Todd Hallett, AIA, President of TK Design & Associates, Inc. (tkhomedesign.com) has been designing award winning homes for over 20 years. He spent 15 of those years working for a $50 million production building company. Todd designed all of their homes but also worked in every other aspect of the company including purchasing, development, land acquisition, product development, and operations, and was President of the company for three years. Equipped with his vast building experience and fueled by his love for architecture he left to form an architecture firm that is second to none in working cohesively with Builders. Todd specializes in Lean Design and works, alongside Scott Sedam of TrueNorth Development, in the trenches with builders, suppliers, and trade contractors. His Lean Design blog appears weekly at Housingzone.com. Todd welcomes your feedback at firstname.lastname@example.org or 248.446.1960.
We all have our eye opening moments in life. When I was 17 my dad would often remind me to keep checking the oil in my 72 Bonneville. I did check the oil frequently (in my mind anyway) for a while. It was only after the old workhorse left me stranded on the expressway with a thrown rod that it dawned on me that running out of gas (an activity I participated in much too often) was quite a bit different than running out of oil. During the struggle to get to school, work and figure out how to pay for another car was when the lesson really sank in.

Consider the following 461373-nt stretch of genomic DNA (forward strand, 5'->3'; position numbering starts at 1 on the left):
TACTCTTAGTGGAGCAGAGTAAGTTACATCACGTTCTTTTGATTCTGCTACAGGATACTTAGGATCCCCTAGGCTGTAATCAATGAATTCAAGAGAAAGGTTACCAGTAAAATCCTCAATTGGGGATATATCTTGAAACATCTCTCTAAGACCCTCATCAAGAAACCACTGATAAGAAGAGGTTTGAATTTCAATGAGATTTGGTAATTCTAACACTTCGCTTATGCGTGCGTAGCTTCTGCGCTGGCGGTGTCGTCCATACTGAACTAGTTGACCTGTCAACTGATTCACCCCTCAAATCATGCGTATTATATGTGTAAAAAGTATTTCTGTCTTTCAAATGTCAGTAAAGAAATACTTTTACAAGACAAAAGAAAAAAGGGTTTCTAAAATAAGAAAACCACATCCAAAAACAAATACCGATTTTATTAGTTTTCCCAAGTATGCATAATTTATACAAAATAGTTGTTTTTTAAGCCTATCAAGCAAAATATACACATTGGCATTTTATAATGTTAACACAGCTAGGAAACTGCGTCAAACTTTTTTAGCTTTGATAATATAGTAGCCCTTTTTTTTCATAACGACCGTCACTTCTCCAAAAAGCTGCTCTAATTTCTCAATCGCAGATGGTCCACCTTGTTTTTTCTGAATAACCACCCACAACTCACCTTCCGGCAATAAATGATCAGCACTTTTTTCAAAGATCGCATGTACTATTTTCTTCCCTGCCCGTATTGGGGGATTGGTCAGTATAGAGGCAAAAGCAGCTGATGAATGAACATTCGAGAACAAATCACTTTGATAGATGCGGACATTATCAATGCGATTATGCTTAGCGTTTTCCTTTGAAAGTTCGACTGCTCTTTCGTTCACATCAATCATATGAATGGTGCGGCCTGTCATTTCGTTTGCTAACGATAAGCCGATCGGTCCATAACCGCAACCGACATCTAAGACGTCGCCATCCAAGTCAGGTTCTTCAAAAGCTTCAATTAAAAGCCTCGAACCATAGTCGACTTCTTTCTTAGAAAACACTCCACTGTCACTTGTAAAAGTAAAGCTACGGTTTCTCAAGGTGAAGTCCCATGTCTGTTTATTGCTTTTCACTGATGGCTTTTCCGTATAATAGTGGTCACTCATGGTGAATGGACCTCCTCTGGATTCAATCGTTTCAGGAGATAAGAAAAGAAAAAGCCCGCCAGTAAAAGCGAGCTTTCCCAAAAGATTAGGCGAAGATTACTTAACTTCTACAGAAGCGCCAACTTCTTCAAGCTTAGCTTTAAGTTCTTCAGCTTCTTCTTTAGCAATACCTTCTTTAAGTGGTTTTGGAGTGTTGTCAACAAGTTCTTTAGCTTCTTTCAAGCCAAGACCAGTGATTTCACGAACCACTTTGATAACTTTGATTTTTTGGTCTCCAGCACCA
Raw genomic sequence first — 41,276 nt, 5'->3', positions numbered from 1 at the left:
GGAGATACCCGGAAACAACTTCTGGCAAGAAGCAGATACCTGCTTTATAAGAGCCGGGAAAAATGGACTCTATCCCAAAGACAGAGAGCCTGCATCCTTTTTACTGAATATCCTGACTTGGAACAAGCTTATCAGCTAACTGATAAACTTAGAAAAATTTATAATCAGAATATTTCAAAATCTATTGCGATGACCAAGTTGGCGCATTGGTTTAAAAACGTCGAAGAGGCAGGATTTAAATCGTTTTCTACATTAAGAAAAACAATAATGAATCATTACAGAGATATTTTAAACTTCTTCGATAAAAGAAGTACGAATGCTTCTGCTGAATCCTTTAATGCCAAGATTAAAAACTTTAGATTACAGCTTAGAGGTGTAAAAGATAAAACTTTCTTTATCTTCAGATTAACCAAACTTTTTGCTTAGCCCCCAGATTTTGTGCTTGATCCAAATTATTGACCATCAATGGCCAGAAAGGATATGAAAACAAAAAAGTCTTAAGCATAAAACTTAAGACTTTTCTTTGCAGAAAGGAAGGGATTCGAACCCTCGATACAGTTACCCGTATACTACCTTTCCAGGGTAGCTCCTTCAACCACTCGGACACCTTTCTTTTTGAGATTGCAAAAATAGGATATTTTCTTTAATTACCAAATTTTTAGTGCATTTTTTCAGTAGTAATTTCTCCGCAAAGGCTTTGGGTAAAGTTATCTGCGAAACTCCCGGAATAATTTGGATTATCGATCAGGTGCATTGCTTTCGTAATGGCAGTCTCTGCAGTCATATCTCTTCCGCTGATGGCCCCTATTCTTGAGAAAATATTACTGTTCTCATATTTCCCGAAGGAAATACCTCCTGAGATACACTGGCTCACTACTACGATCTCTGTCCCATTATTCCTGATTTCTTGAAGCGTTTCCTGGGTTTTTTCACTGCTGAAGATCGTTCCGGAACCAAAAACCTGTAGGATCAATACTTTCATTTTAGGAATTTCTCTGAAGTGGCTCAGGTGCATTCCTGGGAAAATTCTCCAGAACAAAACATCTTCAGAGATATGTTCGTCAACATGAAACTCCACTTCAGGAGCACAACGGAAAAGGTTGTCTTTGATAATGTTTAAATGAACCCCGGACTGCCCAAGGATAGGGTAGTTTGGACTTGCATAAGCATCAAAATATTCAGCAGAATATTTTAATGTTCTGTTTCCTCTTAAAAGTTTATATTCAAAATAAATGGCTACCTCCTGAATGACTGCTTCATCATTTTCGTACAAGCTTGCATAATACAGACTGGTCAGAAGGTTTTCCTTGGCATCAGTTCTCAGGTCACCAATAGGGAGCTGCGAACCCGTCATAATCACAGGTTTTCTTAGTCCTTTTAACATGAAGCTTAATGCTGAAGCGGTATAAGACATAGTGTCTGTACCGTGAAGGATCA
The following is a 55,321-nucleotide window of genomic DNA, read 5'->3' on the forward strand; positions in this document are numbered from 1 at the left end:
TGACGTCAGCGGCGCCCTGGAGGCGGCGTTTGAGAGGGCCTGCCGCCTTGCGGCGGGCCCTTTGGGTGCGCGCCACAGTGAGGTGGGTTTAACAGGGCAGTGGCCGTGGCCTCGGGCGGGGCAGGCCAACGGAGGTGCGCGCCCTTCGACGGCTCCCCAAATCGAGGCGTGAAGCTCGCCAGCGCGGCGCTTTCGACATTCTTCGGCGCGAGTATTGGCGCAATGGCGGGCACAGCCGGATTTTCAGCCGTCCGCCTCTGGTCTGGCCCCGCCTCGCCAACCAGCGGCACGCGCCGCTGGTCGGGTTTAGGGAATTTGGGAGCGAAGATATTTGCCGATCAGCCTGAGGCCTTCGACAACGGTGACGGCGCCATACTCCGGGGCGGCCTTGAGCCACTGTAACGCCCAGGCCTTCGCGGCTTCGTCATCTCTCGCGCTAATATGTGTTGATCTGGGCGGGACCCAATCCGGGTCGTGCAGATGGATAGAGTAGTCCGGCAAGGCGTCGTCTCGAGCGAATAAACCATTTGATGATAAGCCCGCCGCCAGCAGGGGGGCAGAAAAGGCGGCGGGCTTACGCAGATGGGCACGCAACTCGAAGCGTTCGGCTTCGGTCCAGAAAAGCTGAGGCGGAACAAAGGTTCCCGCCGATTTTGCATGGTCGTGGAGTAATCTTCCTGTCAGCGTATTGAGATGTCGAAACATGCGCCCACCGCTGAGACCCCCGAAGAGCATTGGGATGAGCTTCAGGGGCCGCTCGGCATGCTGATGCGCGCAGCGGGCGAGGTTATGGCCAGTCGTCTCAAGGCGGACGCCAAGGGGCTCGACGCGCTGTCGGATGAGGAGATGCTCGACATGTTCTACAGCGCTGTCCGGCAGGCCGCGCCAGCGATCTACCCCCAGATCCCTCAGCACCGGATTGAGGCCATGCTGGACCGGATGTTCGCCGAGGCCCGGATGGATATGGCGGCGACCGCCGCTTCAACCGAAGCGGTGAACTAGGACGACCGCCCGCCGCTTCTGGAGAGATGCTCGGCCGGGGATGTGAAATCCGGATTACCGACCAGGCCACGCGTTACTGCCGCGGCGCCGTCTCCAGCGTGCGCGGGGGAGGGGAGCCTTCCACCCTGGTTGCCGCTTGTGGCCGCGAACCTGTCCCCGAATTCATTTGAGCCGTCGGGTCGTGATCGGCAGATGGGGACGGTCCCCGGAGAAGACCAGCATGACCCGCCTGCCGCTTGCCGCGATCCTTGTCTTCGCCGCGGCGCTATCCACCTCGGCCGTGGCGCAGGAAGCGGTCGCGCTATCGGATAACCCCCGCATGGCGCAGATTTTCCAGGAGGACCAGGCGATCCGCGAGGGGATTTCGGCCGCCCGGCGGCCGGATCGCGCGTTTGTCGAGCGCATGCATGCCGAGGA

Another great learning experience was working at a mid-sized production building company. Starting at the company with my architectural training I felt I had a leg up, however, the project managers quickly put that idea out of my head. There is a lot more to putting together a great set of drawings or a solid design than I had ever expected. Working my way through the company and holding the purchasing position helped a lot. Realizing that the lines I put on paper had such a dramatic impact on not only direct cost of sticks and bricks, but also the cost of management, variances and schedule delays. When I took over the president position, the pieces of the puzzle really started coming together. I could now see the big picture and that was when my understanding of the industry took root.
When the building company I worked for sold in 2005 I started my architecture business. I knew I would be learning quite a bit during this period as well. I did not, however, expect to learn what I have collaborating with Scott Sedam and TrueNorth. They have developed a Lean system that is so comprehensive that I would have never imagined the impact that it would have on the building industry or me personally. I have witnessed builders discovering thousands of dollars per home during the Lean process – not just sometimes but every time.
With the struggle to stay competitive and continue to grow during this tough time a lean implementation is the single best thing a builder (regardless of size, product, or location) can do to improve systems, communication, marketability and cost. Learning lean is hands down the biggest eye opener I have ever had in this industry.